After nearly 20 years of planning and false starts, a $57.1 million complex for the Yale School of Music is poised to become reality.
In late February, plans for the Adams Center for Musical Arts — which includes the renovation of Hendrie Hall and the construction of an adjoining 34,000 square-foot structure — will be presented before the Yale Corporation for final approval before beginning construction later this month. The project, which was postponed in 2008 with the onset of the global financial crisis, resumed in August when faculty, students and staff were relocated in anticipation of the Hendrie Hall renovation, slated for completion in August 2016. Though students and faculty interviewed said they are eager to see work begin on the long-delayed facility, some expressed criticism of the transition process and conditions of the temporary relocation.
“I am thrilled and overjoyed that the Hendrie Hall renovation, which will become the new Adams Center for Musical Arts, is quickly becoming a reality,” School of Music Dean Robert Blocker said. “This facility, which stands at the center of Yale’s campus, will reflect — as only music can — Yale’s commitment to creativity, to scholarship, to teaching and to research.”
Though the cost of the renovation and construction was previously reported to be $45 million, Associate Dean of the Yale School of Music Michael Yaffe said the Corporation will be asked to approve a total budget of $57.1 million.
Blocker said the Hendrie Hall project was first conceived as part of a “long range” music facility plan, which was authored and assembled in 1996. He added the components of the new center include the comprehensive renovation of Hendrie Hall and the construction of a new atrium space, which will connect the buildings to Leigh Hall on College Street.
The new complex will be named after Stephen Adams ’59, who donated $100 million to the Yale School of Music in 2005. In 2013, Adams pledged an additional $10 million towards the project.
John Bollier, Yale’s associate vice president of the Office of Facilities, said his department received authorization to resume and complete bid documents for the renovation in the summer. He added the design of the project is largely the same as when the project was put on hold in 2008.
“Only a few programmatic changes were made — a few small practice rooms in the basement of the addition and a second elevator were eliminated,” Bollier said in an email to the News. “However, various construction details have been revised to allow a more cost-effective construction process.”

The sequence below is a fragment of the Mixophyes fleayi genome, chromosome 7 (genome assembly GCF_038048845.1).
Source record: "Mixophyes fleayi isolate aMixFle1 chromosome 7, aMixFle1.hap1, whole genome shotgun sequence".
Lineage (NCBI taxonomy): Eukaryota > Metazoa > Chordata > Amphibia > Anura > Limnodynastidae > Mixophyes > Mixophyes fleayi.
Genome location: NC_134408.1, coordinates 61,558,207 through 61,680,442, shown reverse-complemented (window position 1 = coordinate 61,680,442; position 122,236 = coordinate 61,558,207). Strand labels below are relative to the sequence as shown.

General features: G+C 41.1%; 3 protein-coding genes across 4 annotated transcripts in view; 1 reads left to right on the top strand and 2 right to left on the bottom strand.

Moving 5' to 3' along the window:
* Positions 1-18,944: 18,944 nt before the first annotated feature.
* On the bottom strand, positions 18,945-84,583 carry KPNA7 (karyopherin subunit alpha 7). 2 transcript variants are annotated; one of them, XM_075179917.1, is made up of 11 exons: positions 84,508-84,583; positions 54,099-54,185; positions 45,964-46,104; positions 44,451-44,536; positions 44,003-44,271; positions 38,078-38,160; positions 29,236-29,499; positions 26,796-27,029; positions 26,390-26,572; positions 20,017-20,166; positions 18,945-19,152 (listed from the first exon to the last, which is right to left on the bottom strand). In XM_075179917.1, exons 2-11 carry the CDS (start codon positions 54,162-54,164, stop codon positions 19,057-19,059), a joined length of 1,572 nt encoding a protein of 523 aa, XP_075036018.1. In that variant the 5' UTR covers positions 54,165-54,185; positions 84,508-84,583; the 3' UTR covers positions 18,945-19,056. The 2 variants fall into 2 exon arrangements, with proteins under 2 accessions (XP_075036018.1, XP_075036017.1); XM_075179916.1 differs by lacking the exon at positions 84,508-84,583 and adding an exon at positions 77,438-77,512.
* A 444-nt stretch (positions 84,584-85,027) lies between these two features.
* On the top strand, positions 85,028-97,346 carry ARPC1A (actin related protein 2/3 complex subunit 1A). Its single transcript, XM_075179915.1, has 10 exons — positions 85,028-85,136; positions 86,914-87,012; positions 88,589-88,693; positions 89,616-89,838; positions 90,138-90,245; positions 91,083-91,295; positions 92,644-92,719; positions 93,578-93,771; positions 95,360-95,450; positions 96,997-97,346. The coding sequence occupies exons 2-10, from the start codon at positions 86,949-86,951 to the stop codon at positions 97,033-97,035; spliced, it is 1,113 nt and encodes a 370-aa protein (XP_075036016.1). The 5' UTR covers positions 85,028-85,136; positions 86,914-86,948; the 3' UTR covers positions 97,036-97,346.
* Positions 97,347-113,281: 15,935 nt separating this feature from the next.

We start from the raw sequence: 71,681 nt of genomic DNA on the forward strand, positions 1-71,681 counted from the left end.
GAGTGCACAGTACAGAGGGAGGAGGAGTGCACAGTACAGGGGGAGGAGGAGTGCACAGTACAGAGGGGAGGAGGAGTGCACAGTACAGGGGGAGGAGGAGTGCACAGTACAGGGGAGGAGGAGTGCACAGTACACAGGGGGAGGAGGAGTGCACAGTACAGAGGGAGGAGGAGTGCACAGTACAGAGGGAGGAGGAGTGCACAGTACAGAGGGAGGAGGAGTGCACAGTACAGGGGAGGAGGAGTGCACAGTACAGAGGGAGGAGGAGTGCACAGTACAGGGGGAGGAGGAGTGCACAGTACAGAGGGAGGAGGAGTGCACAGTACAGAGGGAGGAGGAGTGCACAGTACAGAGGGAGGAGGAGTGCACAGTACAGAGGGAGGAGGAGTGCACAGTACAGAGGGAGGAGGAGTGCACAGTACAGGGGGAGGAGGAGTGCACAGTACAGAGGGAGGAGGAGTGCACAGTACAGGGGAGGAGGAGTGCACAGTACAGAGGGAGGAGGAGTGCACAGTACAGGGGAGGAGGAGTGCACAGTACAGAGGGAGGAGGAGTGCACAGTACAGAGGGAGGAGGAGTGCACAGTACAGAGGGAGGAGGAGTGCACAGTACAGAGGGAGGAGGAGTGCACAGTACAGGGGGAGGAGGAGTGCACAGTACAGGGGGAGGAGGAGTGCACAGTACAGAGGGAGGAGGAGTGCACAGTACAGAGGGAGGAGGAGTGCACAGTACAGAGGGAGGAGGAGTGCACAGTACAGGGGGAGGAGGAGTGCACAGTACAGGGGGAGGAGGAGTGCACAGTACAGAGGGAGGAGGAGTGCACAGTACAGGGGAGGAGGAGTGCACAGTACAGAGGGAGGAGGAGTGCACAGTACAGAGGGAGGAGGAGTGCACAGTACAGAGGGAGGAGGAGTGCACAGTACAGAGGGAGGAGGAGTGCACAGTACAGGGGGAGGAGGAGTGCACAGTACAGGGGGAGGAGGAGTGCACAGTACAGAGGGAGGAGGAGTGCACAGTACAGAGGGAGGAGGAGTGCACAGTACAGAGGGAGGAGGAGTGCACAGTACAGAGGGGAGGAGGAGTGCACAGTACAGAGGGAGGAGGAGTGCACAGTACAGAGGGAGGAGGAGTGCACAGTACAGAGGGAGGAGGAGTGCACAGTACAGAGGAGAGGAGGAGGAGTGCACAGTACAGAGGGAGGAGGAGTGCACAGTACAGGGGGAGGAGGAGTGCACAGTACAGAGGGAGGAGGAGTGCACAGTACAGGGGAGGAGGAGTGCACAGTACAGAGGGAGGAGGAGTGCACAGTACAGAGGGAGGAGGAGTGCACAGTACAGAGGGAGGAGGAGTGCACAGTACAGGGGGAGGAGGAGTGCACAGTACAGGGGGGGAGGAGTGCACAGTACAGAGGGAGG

Deputy Dean of the School of Music Melvin Chen ’91 said some of the highlights of the new project include major updates to the current facilities, including the creation of more practice rooms, updated climate control and air-conditioning, and the addition technological features such as recording and streaming capabilities in rehearsal rooms.
“The longer we wait the more expensive it becomes,” Chen said. “I think both the school and the University feel comfortable with the level of funding we have for it, so it is a good time to start.”
Yaffe said that during the past six months — in which Hendrie Hall has stood unoccupied — the construction drawings and pricing were completed. He added that Parking Lot 51, which sits adjacent to the hall, is being reconfigured as the staging area for construction, and fencing for it will be installed this week.
Since the building was closed for renovation, former occupants of Hendrie Hall — including the Yale Opera, the Yale Philharmonia library, the Yale Glee Club and the Yale Symphony Orchestra — have been relocated across the University in spaces ranging from the Sterling Divinity Quadrangle to 320 Temple St.
This transition has created difficulty for some of the large undergraduate performance groups due to space constraints.
“There aren’t a lot of large rehearsal spaces on campus and since all of the big musical groups have had to relocate this year, it was a challenge to find a place to rehearse,” said Margaret Ott ’16, manager of the Yale Precision Marching Band. “So the sacrifices we are making now will hopefully be worth it when we have a nice new renovated rehearsal space.”
She said that since YPMB stores its equipment in Swing Space, students had to carry their instruments from Tower Parkway to an off-campus church for rehearsals. She said one of the largest benefits of the new renovation will be the installation of an elevator bank, which will make carrying equipment to the third-floor band room in Hendrie Hall more convenient.
Still, Yaffe and other administrators defended the transition plan and stressed the difficulty of the task.
“By all accounts, the swing spaces have worked out even better than expected,” Yaffe said. “We had planned for the changes for several years, and the facilities we have been able to occupy have met the needs of the various programs that needed to move out of the old Hendrie Hall.”
Hendrie Hall, located at 165 Elm St., was constructed in 1900.